NOAA administrator Dr. Jane Lubchenco and Adm. Thad Allen joined state, federal, and partner biologists today as they released 23 Kemp’s ridley sea turtles back into the Gulf of Mexico near Cedar Key, Fla., after the oily and injured turtles were rescued and rehabilitated from the effects of the Deepwater Horizon/BP oil spill.
Scientists selected the area on Florida’s Gulf coast for release because it is an important foraging area for the species, the water was never oiled, and the habitat provides everything these turtles need for survival, according to Deepwater Horizon Response Communications.
“I’m pleased that Admiral Allen and I were able to assist with the release of these turtles. And we thank all of our partners in this rescue and rehabilitation effort,” said Dr. Lubchenco. “This is a wonderful day for all involved–but especially for the turtles.”
While Admiral Allen was quick to point out his ongoing analysis of the Macondo well and problem with the indeterminate material in the annulus, today’s press conference included at least some good news and was, as he said “a joyful occasion.”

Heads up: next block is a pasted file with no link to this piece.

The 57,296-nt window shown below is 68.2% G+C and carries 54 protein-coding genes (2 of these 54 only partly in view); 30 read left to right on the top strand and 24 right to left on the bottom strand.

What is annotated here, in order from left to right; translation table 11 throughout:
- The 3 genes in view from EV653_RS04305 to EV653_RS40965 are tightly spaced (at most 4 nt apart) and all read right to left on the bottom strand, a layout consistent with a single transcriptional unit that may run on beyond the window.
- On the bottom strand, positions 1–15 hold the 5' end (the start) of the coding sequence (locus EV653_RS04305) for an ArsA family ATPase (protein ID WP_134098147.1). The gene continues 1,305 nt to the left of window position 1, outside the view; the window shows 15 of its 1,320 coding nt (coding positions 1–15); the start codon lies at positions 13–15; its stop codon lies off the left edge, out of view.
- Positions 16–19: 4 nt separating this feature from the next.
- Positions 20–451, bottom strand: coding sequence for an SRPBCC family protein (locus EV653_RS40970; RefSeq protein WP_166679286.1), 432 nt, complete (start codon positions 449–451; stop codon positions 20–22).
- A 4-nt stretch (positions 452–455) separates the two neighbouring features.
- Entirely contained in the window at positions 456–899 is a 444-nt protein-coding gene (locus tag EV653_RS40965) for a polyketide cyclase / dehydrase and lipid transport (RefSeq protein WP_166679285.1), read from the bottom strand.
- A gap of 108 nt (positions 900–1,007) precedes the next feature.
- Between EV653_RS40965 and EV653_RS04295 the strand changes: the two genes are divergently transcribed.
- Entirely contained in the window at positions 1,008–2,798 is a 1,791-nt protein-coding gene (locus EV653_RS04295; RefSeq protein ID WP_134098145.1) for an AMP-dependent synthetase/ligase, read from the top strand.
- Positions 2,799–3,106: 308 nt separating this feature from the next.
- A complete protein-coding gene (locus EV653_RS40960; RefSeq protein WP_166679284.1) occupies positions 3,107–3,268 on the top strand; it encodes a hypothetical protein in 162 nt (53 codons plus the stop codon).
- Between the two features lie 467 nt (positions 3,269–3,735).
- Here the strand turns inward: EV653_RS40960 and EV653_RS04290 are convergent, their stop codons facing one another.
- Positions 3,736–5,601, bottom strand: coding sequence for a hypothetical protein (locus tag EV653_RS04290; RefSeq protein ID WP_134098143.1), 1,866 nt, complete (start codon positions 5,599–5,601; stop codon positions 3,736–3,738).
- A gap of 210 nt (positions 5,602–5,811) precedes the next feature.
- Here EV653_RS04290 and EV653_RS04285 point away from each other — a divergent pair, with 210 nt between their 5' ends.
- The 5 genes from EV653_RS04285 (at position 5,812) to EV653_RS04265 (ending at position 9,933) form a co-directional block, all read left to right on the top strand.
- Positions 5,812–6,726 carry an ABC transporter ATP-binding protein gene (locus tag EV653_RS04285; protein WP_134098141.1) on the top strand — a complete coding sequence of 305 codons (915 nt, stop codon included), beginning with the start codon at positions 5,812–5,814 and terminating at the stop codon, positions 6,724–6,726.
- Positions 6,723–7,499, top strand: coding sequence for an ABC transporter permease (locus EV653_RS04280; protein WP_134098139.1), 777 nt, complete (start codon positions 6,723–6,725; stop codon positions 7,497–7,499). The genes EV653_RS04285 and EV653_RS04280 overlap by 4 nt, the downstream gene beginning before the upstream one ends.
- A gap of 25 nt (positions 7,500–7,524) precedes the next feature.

“This morning …we released Kemp’s ridley sea turtles that have been rehabilitated. It was a great event…It allowed us to participate with these folks that have put so much effort and passion into recovovering [the marine wildlife.]”
Allen pointed out that the Kemp’s ridley sea turtle is one of five endangered species found in the Gulf.
In 1973 after being declared endangered just three years earlier, with “good cooperation with Mexico” the sea turtle has made a “significant comeback in the Gulf.” In fact, Mexico has been a leader in the preservation of these centuries-old sea creatures.
“We released off Cedar Key because this is an area that has not received oil and is prime habitat for the Kemp’s ridley sea turtles,” said the admiral. He estimates the turtles were between one and three years old.
One reason for the comeback of the turtles was the invention of the turtle excluder device on shrimp trawls and also “paying attention to their habitat, which is important for their nesting,” said Allen. The female, who does not reach reproductive age until her thirties, only comes ashore to give birth, but is otherwise most at home in the bathlike salt water of the Gulf.
The effort is but a drop in the bucket, though.
By late July, 777 dead or injured turtles had been documented by environmental activists and scientists at Oceana. The actual numbers of dead, injured or imperiled sea turtles can of course, not be fully known.
For more information on the Kemp’s ridley sea turtle, which was put on the US Fish and Wildlife Service List of Endangered Species in 1970, click here.